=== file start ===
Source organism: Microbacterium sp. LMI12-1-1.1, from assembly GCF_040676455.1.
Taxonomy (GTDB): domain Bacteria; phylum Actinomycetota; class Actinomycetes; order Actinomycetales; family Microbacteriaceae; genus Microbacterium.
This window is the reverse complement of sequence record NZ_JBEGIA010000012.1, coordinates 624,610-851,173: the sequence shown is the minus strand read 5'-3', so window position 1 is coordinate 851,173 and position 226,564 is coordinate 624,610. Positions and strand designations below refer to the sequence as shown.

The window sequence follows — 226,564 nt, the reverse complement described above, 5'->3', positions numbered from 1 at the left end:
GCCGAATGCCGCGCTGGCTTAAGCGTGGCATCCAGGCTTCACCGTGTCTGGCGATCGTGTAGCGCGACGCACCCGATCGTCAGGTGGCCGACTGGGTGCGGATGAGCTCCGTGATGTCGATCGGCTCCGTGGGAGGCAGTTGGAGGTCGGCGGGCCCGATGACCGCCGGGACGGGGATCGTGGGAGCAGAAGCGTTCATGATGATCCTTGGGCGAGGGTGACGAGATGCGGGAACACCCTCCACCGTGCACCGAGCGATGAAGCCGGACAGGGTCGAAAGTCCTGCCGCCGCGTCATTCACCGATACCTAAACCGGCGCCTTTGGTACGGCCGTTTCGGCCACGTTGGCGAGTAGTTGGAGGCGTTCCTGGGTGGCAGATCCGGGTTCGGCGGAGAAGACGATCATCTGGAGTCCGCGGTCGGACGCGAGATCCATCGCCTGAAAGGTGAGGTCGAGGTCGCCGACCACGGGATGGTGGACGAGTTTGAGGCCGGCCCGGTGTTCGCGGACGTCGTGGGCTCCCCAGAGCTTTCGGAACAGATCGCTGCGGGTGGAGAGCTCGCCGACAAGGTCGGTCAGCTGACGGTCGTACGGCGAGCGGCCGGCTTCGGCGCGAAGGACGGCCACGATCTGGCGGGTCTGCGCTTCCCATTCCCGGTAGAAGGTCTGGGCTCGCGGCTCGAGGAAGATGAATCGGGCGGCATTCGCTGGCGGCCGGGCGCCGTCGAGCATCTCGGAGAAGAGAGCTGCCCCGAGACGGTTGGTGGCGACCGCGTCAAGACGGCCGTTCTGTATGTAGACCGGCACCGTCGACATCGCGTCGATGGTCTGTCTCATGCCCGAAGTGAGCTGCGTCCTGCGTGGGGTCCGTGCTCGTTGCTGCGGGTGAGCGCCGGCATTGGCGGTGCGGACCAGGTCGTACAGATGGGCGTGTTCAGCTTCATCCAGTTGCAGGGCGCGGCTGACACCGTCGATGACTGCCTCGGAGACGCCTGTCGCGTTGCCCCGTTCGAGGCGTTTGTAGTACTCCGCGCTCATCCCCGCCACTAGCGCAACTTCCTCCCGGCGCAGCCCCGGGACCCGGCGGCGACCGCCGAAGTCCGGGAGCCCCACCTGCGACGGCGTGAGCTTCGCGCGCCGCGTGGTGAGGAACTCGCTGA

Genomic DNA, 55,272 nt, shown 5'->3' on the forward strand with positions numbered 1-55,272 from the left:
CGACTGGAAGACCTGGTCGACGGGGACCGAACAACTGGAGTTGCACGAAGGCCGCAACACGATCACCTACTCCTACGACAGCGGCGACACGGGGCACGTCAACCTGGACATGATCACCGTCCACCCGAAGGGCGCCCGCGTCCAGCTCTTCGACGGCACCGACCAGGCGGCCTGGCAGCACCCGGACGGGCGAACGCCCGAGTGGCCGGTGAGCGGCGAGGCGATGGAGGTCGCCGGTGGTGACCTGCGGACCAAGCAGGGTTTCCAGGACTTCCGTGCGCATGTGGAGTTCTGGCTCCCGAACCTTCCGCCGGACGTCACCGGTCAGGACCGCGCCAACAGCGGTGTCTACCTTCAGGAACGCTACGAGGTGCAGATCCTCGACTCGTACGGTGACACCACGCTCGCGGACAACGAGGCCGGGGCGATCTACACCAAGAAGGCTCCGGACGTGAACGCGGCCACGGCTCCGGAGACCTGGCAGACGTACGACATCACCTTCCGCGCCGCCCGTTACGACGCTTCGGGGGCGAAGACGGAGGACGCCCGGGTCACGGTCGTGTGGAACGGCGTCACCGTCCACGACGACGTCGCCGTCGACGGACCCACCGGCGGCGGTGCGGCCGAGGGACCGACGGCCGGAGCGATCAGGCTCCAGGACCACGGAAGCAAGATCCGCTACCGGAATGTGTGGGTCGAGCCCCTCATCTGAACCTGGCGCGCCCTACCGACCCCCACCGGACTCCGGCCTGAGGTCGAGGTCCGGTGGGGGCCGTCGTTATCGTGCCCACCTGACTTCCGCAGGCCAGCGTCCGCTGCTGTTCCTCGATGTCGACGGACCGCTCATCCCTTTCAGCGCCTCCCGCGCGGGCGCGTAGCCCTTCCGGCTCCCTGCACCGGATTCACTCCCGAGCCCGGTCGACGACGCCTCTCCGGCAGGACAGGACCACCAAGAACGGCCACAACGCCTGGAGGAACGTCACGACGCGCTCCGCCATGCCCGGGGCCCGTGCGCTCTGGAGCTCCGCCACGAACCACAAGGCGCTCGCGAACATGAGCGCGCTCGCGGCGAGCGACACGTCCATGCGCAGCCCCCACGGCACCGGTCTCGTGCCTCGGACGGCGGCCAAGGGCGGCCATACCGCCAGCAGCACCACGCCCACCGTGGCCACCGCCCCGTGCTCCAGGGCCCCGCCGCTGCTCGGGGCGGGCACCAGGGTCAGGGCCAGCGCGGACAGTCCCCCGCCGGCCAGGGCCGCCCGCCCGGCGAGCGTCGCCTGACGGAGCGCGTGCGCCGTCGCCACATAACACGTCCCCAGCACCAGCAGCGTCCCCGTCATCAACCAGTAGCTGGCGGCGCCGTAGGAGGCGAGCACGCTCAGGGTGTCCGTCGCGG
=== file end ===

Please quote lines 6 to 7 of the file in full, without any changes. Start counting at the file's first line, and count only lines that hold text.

Genomic DNA, 55,272 nt, shown 5'->3' on the forward strand with positions numbered 1-55,272 from the left:
CGACTGGAAGACCTGGTCGACGGGGACCGAACAACTGGAGTTGCACGAAGGCCGCAACACGATCACCTACTCCTACGACAGCGGCGACACGGGGCACGTCAACCTGGACATGATCACCGTCCACCCGAAGGGCGCCCGCGTCCAGCTCTTCGACGGCACCGACCAGGCGGCCTGGCAGCACCCGGACGGGCGAACGCCCGAGTGGCCGGTGAGCGGCGAGGCGATGGAGGTCGCCGGTGGTGACCTGCGGACCAAGCAGGGTTTCCAGGACTTCCGTGCGCATGTGGAGTTCTGGCTCCCGAACCTTCCGCCGGACGTCACCGGTCAGGACCGCGCCAACAGCGGTGTCTACCTTCAGGAACGCTACGAGGTGCAGATCCTCGACTCGTACGGTGACACCACGCTCGCGGACAACGAGGCCGGGGCGATCTACACCAAGAAGGCTCCGGACGTGAACGCGGCCACGGCTCCGGAGACCTGGCAGACGTACGACATCACCTTCCGCGCCGCCCGTTACGACGCTTCGGGGGCGAAGACGGAGGACGCCCGGGTCACGGTCGTGTGGAACGGCGTCACCGTCCACGACGACGTCGCCGTCGACGGACCCACCGGCGGCGGTGCGGCCGAGGGACCGACGGCCGGAGCGATCAGGCTCCAGGACCACGGAAGCAAGATCCGCTACCGGAATGTGTGGGTCGAGCCCCTCATCTGAACCTGGCGCGCCCTACCGACCCCCACCGGACTCCGGCCTGAGGTCGAGGTCCGGTGGGGGCCGTCGTTATCGTGCCCACCTGACTTCCGCAGGCCAGCGTCCGCTGCTGTTCCTCGATGTCGACGGACCGCTCATCCCTTTCAGCGCCTCCCGCGCGGGCGCGTAGCCCTTCCGGCTCCCTGCACCGGATTCACTCCCGAGCCCGGTCGACGACGCCTCTCCGGCAGGACAGGACCACCAAGAACGGCCACAACGCCTGGAGGAACGTCACGACGCGCTCCGCCATGCCCGGGGCCCGTGCGCTCTGGAGCTCCGCCACGAACCACAAGGCGCTCGCGAACATGAGCGCGCTCGCGGCGAGCGACACGTCCATGCGCAGCCCCCACGGCACCGGTCTCGTGCCTCGGACGGCGGCCAAGGGCGGCCATACCGCCAGCAGCACCACGCCCACCGTGGCCACCGCCCCGTGCTCCAGGGCCCCGCCGCTGCTCGGGGCGGGCACCAGGGTCAGGGCCAGCGCGGACAGTCCCCCGCCGGCCAGGGCCGCCCGCCCGGCGAGCGTCGCCTGACGGAGCGCGTGCGCCGTCGCCACATAACACGTCCCCAGCACCAGCAGCGTCCCCGTCATCAACCAGTAGCTGGCGGCGCCGTAGGAGGCGAGCACGCTCAGGGTGTCCGTCGCGG